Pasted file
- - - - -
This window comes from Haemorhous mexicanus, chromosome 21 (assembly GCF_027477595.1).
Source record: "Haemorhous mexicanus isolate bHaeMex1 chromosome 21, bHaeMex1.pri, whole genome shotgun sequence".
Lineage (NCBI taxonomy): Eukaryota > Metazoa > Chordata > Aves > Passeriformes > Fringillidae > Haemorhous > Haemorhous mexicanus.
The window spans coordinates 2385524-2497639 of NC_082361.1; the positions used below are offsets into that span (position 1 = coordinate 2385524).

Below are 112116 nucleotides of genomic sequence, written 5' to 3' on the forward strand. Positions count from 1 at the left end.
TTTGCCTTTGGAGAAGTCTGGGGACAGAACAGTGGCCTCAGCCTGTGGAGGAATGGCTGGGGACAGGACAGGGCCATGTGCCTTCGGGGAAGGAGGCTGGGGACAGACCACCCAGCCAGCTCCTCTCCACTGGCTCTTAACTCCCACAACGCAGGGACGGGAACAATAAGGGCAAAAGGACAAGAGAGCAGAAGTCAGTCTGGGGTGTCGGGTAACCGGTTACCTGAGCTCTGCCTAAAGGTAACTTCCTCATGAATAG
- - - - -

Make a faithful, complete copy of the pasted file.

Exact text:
This window comes from Haemorhous mexicanus, chromosome 21 (assembly GCF_027477595.1).
Source record: "Haemorhous mexicanus isolate bHaeMex1 chromosome 21, bHaeMex1.pri, whole genome shotgun sequence".
Lineage (NCBI taxonomy): Eukaryota > Metazoa > Chordata > Aves > Passeriformes > Fringillidae > Haemorhous > Haemorhous mexicanus.
The window spans coordinates 2385524-2497639 of NC_082361.1; the positions used below are offsets into that span (position 1 = coordinate 2385524).

Below are 112116 nucleotides of genomic sequence, written 5' to 3' on the forward strand. Positions count from 1 at the left end.
TTTGCCTTTGGAGAAGTCTGGGGACAGAACAGTGGCCTCAGCCTGTGGAGGAATGGCTGGGGACAGGACAGGGCCATGTGCCTTCGGGGAAGGAGGCTGGGGACAGACCACCCAGCCAGCTCCTCTCCACTGGCTCTTAACTCCCACAACGCAGGGACGGGAACAATAAGGGCAAAAGGACAAGAGAGCAGAAGTCAGTCTGGGGTGTCGGGTAACCGGTTACCTGAGCTCTGCCTAAAGGTAACTTCCTCATGAATAG